Legal Quiz (May 2018)
By Will Martin, General Counsel
Q: In oral buyer agency, do you have to get something in writing before you can show a buyer any of your firm’s listings?
A: Technically, no, but it’s a very good idea to confirm the existence and terms of an oral buyer agency agreement in writing, including the buyer’s permission for you to act as a dual agent. A sample letter confirming the establishment and terms of an oral buyer agency relationship is available on the NC REALTORS® website. Members may modify it to create their own version of such a letter or email. (10/5/17)
Q: If a buyer pays an Additional Earnest Money Deposit (EMD) with a personal check, can the seller terminate the contract, and if so, when?
A: A buyer’s failure to pay an Additional EMD in a form of payment specifi ed in the Off er to Purchase and Contract prior to the expiration of the date inserted in the blank in paragraph 1(d) is a breach of the contract that likely would give the seller the right to terminate the contract immediately following the agreed date. A personal check is not a permitted form of payment. (11/16/17)
Q: Can I use the term “REALTOR®” in the name of my real estate firm?
A: No. You may use it in connection with the name of your real estate business as an indicator of your membership in the REALTOR® organization. However, the term must be separated from the business name by appropriate symbols or punctuation. “REALTOR®” may not be included as a part of the business name itself. (10/12/17)
Q: Do I have to let clients out of a listing agreement just because they ask?
A: No, you don’t have to agree to terminate the listing agreement just because a seller asks you to, but you can’t force them to continue with the listing if they want to discharge you as their agent. The discharge may be a breach of the listing agreement, in which case you could hold the seller liable for recoverable damages for breach of contract. (10/26/17)
Q: When filling in the blank in paragraph 1(j) of the Offer to Purchase and Contract to specify the expiration of the Due Diligence Period, must a specific date be inserted or is it okay to insert a timeframe instead?
A: Inserting a specific date in paragraph 1(j) is typically the best practice for agents and their clients. However, there are certain circumstances where inserting a time frame instead of a date may be desirable. In such a case, the buyer and buyer’s agent should take great care in the wording used in describing the timeframe in order to minimize the potential for uncertainty. (11/02/17)
Q: Do I have to file a new certificate for the assumed name I use for my business under the law that went into effect December 1, 2017?
A: Yes, you—and anybody else who filed an assumed name certificate before December 1, 2017—must file a new certificate no later than December 1, 2022 in order to keep your assumed business name filing effective. (12/07/17)
Q: If someone who has recently listed their home with another broker contacts me for assistance in finding them a new home, is there anything unethical about me entering into a buyer agency agreement with them?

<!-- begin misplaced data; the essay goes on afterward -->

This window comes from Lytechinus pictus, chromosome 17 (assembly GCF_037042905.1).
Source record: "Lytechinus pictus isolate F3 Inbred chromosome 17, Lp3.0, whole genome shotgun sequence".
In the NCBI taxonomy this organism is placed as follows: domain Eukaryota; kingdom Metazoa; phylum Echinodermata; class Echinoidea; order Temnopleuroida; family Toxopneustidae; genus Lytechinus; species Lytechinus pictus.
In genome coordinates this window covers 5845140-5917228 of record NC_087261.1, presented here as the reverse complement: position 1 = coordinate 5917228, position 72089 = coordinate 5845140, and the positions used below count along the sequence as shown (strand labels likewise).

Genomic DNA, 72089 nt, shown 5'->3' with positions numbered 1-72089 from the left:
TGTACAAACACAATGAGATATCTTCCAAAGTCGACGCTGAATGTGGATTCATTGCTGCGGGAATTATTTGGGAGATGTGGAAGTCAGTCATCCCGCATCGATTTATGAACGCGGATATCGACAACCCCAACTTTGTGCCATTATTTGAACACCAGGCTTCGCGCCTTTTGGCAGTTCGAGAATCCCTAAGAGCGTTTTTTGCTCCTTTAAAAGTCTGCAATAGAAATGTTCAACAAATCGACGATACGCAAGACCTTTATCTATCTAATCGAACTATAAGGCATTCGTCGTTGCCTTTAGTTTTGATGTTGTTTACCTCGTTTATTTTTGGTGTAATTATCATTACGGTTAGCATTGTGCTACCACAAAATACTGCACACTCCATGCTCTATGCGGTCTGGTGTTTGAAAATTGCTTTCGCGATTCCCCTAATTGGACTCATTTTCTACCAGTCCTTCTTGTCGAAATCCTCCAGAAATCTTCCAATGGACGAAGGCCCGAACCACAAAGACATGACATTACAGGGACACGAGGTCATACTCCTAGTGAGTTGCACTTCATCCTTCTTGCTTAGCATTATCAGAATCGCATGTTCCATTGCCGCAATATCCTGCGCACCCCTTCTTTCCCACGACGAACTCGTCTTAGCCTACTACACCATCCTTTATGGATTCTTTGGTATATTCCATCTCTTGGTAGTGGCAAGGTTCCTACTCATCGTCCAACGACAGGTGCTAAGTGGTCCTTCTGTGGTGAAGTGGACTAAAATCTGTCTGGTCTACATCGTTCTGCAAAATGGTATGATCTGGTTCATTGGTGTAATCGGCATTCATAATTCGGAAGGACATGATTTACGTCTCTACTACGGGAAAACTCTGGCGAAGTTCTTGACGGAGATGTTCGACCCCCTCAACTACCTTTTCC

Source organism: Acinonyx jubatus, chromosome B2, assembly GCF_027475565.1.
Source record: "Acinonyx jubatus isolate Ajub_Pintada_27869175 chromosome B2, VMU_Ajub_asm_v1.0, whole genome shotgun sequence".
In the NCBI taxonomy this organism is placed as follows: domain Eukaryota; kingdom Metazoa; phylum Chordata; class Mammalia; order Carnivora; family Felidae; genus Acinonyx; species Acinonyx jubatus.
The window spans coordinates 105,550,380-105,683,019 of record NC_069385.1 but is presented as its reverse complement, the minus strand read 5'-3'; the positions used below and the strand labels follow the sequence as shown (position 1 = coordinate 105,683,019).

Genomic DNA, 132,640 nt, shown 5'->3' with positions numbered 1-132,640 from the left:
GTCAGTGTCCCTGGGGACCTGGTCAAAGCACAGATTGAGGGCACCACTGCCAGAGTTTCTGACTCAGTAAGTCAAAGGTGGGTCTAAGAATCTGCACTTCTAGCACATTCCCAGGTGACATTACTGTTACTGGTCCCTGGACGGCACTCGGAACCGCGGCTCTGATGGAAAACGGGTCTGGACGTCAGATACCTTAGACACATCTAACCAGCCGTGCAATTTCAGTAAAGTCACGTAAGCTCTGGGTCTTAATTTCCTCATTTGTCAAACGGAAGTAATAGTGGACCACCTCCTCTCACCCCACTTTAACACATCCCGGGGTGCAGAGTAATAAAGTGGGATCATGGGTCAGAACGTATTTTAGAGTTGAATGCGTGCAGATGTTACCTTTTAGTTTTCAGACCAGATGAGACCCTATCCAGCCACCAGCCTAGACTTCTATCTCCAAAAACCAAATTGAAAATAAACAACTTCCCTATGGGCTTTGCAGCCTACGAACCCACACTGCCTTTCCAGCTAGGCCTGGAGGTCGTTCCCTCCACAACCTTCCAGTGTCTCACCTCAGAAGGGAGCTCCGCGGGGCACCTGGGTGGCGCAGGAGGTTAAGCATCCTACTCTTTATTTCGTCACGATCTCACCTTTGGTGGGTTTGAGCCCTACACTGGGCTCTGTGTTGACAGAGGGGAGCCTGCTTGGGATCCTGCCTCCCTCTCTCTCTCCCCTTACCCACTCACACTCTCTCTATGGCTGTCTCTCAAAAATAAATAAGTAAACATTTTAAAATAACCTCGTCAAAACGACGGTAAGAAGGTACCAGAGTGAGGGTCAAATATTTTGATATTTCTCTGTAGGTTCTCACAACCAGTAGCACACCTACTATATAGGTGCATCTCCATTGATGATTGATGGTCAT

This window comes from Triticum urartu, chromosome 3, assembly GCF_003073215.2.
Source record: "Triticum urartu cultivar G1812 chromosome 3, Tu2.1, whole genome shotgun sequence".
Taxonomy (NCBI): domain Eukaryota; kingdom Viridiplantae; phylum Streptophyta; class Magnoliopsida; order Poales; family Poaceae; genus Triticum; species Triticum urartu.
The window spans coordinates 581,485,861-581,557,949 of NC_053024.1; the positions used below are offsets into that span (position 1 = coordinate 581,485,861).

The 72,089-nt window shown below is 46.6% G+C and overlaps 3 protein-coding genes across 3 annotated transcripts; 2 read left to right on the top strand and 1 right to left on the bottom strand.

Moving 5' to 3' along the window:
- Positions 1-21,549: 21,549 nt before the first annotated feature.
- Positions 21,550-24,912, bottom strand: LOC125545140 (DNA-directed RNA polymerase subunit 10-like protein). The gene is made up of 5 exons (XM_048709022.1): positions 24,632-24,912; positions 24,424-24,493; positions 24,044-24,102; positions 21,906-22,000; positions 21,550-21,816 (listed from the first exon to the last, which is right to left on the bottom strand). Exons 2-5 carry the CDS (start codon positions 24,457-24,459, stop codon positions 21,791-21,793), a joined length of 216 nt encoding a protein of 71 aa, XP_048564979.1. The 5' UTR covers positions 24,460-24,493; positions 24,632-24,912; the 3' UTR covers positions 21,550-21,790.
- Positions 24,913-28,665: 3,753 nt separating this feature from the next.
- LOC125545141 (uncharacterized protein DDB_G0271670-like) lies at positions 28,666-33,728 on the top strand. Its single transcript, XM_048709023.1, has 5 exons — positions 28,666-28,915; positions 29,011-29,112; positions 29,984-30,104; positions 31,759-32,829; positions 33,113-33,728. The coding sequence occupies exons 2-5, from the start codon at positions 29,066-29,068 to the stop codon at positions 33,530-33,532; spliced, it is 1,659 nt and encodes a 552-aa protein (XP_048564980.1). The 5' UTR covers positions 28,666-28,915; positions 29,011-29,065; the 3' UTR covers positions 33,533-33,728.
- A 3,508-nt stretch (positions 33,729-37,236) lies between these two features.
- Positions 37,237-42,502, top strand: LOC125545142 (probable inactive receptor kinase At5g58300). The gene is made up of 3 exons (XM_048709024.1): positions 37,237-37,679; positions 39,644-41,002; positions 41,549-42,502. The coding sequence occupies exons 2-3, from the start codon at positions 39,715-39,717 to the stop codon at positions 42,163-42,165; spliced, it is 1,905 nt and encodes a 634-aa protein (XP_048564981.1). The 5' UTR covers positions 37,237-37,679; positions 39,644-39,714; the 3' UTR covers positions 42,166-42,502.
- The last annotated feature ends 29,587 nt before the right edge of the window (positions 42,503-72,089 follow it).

A: No, since (1) the service you would be providing as a buyer agent is not inconsistent with the service being provided by the other firm as a listing agent, and (2) you did not use information obtained from MLS to create a relationship with the listing agent’s client. (12/14/17)
Q: If a Due Diligence Fee (DDF) is delivered to a listing agent and he or she signs the last page of the Offer to Purchase and Contract acknowledging receipt of the DDF, should the listing agent also seek to obtain the seller’s signature acknowledging receipt of the DDF when it is delivered to the seller?
A: Yes. Although the listing agent’s acknowledgment of receipt of the DDF is sufficient for purposes of establishing the buyer’s compliance with the contract, the seller’s acknowledgment of receipt of the DDF is important evidence that the listing agent has complied with the license law obligation to timely deliver the DDF to the seller. (01/18/18)
Q: When my firm is acting as a dual agent and a buyer and seller are negotiating the terms of a contract, can I give advice to either of them regarding negotiation strategy?
A: No, unless you are acting as a designated agent for one of them. An agent acting as a dual agent owes the same fiduciary duties to both parties. Because of these identical yet competing fiduciary duties, the agent’s ability to advise and advocate for either client becomes much more limited. In the Real Estate Commission’s words, unless the firm practices designated dual agency, dual agency “effectively neutralizes agents as to their advocacy roles.” (01/25/18)
Q: Is there a power of attorney designed especially for the purchase or sale of an identified parcel of real property?
A: Yes. On January 1, 2018, a new chapter of North Carolina’s General Statutes took effect changing the law as to all powers of attorney executed on or after that date. Part of the new law includes a new form to use in real property transactions. It is anticipated that this new power of attorney form will prove very useful for real estate transactions in North Carolina. (01/04/18)
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